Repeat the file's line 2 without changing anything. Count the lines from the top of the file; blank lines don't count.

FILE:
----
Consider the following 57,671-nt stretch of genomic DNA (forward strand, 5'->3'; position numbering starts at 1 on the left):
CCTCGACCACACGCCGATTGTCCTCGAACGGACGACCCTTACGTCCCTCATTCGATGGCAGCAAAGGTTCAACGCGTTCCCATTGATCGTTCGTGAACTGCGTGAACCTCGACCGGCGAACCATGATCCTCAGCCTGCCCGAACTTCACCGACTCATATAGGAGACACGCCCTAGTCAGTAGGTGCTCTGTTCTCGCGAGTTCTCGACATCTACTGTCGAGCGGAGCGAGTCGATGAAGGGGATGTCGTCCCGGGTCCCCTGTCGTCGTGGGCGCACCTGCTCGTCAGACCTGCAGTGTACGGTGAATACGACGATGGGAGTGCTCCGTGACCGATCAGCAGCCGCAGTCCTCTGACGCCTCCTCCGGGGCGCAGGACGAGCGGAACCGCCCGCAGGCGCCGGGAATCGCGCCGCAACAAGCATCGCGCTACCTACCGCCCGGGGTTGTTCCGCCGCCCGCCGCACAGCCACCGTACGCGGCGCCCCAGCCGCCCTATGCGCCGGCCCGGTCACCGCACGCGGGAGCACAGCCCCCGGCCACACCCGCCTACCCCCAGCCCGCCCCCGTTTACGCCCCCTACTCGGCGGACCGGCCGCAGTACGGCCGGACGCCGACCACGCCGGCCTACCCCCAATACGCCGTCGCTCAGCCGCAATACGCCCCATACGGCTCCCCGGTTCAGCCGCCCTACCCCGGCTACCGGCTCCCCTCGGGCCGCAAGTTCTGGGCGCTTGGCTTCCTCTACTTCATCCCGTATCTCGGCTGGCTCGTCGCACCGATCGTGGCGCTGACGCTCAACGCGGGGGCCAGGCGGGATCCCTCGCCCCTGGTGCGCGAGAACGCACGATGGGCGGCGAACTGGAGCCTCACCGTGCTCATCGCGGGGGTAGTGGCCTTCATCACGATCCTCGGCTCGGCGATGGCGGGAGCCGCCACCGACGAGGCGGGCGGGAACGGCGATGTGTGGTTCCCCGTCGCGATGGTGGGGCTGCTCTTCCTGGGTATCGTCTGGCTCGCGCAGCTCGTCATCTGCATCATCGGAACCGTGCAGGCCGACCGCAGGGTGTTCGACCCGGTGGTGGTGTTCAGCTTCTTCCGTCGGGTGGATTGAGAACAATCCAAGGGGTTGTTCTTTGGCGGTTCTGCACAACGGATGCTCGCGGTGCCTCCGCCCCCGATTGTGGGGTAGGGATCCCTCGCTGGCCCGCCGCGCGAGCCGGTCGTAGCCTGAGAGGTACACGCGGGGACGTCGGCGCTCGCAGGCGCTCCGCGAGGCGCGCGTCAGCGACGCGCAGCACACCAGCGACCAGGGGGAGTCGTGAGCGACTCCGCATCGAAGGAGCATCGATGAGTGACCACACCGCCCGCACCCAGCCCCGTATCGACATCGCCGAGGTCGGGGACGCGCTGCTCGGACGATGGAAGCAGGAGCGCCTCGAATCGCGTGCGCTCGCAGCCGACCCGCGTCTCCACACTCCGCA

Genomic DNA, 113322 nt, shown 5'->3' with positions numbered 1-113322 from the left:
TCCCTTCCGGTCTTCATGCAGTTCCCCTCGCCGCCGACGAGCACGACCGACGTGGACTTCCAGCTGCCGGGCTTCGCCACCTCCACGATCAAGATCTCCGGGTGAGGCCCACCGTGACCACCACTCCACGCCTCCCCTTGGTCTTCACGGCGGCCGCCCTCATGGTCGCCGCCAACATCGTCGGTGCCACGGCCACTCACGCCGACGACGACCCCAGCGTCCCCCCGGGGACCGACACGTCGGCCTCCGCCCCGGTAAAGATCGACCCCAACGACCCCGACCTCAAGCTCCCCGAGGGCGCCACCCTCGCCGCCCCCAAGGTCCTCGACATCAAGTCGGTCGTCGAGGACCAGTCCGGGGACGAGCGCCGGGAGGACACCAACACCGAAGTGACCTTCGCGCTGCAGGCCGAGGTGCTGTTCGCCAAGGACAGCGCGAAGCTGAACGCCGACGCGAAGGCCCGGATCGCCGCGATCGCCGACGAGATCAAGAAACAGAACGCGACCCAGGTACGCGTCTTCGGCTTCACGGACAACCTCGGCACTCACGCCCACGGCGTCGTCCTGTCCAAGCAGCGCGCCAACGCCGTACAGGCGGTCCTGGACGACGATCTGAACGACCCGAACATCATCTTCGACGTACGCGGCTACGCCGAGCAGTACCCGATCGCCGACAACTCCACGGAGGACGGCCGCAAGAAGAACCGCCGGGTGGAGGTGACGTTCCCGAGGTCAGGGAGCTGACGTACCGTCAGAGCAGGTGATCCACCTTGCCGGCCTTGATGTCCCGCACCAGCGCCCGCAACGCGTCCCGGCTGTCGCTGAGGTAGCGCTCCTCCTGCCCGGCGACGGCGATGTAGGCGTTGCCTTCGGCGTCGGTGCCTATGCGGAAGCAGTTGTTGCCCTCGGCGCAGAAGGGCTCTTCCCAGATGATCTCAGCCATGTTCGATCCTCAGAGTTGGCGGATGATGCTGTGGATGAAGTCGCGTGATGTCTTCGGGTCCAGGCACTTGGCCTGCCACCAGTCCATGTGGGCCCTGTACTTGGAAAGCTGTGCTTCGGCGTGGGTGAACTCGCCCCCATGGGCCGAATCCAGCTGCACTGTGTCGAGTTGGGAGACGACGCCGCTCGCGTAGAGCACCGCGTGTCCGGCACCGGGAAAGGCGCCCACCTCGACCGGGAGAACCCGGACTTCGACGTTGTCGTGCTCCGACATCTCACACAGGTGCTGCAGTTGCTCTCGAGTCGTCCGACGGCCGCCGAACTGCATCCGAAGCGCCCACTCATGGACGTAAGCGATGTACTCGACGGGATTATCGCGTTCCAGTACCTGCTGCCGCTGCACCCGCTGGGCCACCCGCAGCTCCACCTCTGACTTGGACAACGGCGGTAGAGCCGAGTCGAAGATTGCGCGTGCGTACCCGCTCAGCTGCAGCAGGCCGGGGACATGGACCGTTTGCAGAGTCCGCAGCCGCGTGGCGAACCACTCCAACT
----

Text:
CCTCGACCACACGCCGATTGTCCTCGAACGGACGACCCTTACGTCCCTCATTCGATGGCAGCAAAGGTTCAACGCGTTCCCATTGATCGTTCGTGAACTGCGTGAACCTCGACCGGCGAACCATGATCCTCAGCCTGCCCGAACTTCACCGACTCATATAGGAGACACGCCCTAGTCAGTAGGTGCTCTGTTCTCGCGAGTTCTCGACATCTACTGTCGAGCGGAGCGAGTCGATGAAGGGGATGTCGTCCCGGGTCCCCTGTCGTCGTGGGCGCACCTGCTCGTCAGACCTGCAGTGTACGGTGAATACGACGATGGGAGTGCTCCGTGACCGATCAGCAGCCGCAGTCCTCTGACGCCTCCTCCGGGGCGCAGGACGAGCGGAACCGCCCGCAGGCGCCGGGAATCGCGCCGCAACAAGCATCGCGCTACCTACCGCCCGGGGTTGTTCCGCCGCCCGCCGCACAGCCACCGTACGCGGCGCCCCAGCCGCCCTATGCGCCGGCCCGGTCACCGCACGCGGGAGCACAGCCCCCGGCCACACCCGCCTACCCCCAGCCCGCCCCCGTTTACGCCCCCTACTCGGCGGACCGGCCGCAGTACGGCCGGACGCCGACCACGCCGGCCTACCCCCAATACGCCGTCGCTCAGCCGCAATACGCCCCATACGGCTCCCCGGTTCAGCCGCCCTACCCCGGCTACCGGCTCCCCTCGGGCCGCAAGTTCTGGGCGCTTGGCTTCCTCTACTTCATCCCGTATCTCGGCTGGCTCGTCGCACCGATCGTGGCGCTGACGCTCAACGCGGGGGCCAGGCGGGATCCCTCGCCCCTGGTGCGCGAGAACGCACGATGGGCGGCGAACTGGAGCCTCACCGTGCTCATCGCGGGGGTAGTGGCCTTCATCACGATCCTCGGCTCGGCGATGGCGGGAGCCGCCACCGACGAGGCGGGCGGGAACGGCGATGTGTGGTTCCCCGTCGCGATGGTGGGGCTGCTCTTCCTGGGTATCGTCTGGCTCGCGCAGCTCGTCATCTGCATCATCGGAACCGTGCAGGCCGACCGCAGGGTGTTCGACCCGGTGGTGGTGTTCAGCTTCTTCCGTCGGGTGGATTGAGAACAATCCAAGGGGTTGTTCTTTGGCGGTTCTGCACAACGGATGCTCGCGGTGCCTCCGCCCCCGATTGTGGGGTAGGGATCCCTCGCTGGCCCGCCGCGCGAGCCGGTCGTAGCCTGAGAGGTACACGCGGGGACGTCGGCGCTCGCAGGCGCTCCGCGAGGCGCGCGTCAGCGACGCGCAGCACACCAGCGACCAGGGGGAGTCGTGAGCGACTCCGCATCGAAGGAGCATCGATGAGTGACCACACCGCCCGCACCCAGCCCCGTATCGACATCGCCGAGGTCGGGGACGCGCTGCTCGGACGATGGAAGCAGGAGCGCCTCGAATCGCGTGCGCTCGCAGCCGACCCGCGTCTCCACACTCCGCA